Alas, we thought it might be too good to be true: The Cash for Clunkers program wasn't the runaway success elected officials claimed it was. Who knew?
Edmunds.com estimates that only 125,000 of the 690,000 cars bought during the program were actually tied to the program. Based on trend analysis by makes and models, the other cars would have been bought anyway. Many of those cars were really justed advanced sales of future cars, a stimulus version of robbing Peter (October) to pay Paul (July). That works out to $24,000 per car for taxpayers according to CNNMoney.com:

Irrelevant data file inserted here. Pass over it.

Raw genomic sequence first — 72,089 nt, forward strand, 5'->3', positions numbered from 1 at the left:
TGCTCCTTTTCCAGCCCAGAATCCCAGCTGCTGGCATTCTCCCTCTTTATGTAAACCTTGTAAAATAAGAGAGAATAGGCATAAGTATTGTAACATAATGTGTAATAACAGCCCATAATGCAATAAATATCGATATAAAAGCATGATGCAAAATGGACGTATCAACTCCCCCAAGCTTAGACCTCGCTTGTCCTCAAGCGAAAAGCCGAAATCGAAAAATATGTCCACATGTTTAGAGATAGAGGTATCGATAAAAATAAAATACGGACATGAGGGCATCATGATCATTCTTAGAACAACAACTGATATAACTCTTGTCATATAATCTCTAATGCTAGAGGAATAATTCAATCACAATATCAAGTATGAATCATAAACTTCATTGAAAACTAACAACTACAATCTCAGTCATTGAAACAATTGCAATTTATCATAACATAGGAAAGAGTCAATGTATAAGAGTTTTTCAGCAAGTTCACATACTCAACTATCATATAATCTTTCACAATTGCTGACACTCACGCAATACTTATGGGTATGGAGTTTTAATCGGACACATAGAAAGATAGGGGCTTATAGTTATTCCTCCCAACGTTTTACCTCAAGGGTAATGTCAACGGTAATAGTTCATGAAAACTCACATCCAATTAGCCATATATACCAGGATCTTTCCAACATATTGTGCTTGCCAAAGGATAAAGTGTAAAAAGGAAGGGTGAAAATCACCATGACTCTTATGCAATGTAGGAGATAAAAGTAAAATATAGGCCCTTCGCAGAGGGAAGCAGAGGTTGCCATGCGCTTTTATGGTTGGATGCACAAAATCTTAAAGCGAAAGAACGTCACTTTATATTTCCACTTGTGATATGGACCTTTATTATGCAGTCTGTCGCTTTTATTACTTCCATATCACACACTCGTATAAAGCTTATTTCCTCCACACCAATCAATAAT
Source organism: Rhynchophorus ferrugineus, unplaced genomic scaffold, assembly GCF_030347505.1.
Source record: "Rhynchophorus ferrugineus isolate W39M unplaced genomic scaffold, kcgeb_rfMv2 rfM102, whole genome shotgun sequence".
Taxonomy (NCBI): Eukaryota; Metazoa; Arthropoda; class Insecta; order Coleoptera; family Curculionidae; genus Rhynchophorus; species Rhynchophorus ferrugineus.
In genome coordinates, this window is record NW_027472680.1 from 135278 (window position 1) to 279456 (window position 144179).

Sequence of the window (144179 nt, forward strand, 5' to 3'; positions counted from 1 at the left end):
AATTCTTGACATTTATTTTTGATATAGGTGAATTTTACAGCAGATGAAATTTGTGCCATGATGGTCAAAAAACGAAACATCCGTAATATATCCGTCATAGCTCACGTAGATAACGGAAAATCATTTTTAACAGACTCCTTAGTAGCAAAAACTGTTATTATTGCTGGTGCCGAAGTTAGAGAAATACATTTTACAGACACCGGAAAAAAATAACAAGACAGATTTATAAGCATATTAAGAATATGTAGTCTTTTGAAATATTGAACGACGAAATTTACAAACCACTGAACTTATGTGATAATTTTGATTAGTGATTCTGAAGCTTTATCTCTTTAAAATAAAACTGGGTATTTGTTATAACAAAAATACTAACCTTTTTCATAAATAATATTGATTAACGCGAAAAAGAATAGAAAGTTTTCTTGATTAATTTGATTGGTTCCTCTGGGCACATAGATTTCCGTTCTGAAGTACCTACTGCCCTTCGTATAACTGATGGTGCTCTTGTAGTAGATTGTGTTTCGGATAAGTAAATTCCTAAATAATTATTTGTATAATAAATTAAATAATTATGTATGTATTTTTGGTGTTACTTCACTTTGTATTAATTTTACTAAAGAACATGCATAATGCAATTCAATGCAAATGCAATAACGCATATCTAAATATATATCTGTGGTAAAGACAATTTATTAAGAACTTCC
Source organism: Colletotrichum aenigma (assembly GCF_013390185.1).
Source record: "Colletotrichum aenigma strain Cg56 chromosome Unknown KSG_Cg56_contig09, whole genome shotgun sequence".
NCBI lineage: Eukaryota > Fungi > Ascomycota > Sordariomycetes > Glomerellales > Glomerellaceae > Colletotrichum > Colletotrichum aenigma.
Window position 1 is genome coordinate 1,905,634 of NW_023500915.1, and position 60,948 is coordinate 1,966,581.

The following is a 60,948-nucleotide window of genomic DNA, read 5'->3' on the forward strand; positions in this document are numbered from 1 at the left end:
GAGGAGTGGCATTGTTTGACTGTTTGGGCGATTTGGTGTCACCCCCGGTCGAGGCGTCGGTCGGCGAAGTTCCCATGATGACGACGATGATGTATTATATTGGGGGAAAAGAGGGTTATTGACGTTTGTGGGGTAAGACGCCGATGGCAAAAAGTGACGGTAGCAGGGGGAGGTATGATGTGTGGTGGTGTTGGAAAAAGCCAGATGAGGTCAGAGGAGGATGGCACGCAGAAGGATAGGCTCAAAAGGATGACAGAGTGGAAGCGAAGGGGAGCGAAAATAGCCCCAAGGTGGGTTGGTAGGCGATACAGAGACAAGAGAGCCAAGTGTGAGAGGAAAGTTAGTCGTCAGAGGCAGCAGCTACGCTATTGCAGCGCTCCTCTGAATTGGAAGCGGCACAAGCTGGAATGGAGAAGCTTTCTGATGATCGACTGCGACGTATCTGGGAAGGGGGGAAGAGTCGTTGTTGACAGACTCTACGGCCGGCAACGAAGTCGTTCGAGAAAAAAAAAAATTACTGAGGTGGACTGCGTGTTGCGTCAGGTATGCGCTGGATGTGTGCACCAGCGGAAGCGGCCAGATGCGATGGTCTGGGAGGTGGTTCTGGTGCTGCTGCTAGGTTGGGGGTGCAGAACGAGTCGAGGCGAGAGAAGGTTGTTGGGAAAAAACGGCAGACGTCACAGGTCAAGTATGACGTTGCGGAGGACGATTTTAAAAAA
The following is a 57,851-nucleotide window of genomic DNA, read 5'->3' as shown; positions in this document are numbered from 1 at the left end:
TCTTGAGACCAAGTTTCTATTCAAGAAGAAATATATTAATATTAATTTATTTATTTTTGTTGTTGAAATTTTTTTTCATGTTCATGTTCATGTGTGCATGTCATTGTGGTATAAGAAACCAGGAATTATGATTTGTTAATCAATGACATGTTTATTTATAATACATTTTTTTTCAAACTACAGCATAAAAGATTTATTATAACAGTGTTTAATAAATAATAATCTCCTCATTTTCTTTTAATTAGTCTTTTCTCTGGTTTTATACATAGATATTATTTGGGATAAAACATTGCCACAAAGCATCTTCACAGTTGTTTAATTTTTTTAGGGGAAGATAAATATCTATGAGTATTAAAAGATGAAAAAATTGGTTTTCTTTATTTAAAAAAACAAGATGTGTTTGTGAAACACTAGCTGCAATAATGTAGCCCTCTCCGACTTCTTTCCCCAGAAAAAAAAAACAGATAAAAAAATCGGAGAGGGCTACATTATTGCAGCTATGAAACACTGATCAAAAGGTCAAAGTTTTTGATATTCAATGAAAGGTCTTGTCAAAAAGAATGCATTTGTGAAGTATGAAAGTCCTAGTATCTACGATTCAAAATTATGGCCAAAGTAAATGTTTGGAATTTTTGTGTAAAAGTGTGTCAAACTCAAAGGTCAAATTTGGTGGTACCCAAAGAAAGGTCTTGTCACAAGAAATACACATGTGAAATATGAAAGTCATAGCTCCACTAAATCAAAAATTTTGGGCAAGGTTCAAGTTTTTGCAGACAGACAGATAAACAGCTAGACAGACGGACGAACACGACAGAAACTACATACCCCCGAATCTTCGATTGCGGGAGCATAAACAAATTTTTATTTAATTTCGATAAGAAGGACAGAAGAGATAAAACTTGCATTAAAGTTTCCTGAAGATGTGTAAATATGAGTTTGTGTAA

"The average rebate was $4,000. But the overwhelming majority of sales would have taken place anyway at some time in the last half of 2009, according to Edmunds.com. That means the government ended up spending about $24,000 each for those 125,000 additional vehicle sales."
What was the response from the White House (the one that promised evidence-based policy decisions)? According to CNNMoney.com:
"It is unfortunate that Edmunds.com has had nothing but negative things to say about a wildly successful program that sold nearly 250,000 cars in its first four days alone," said Bill Adams, spokesman for the Department of Transportation. "There can be no doubt that CARS drummed up more business for car dealers at a time when they needed help the most."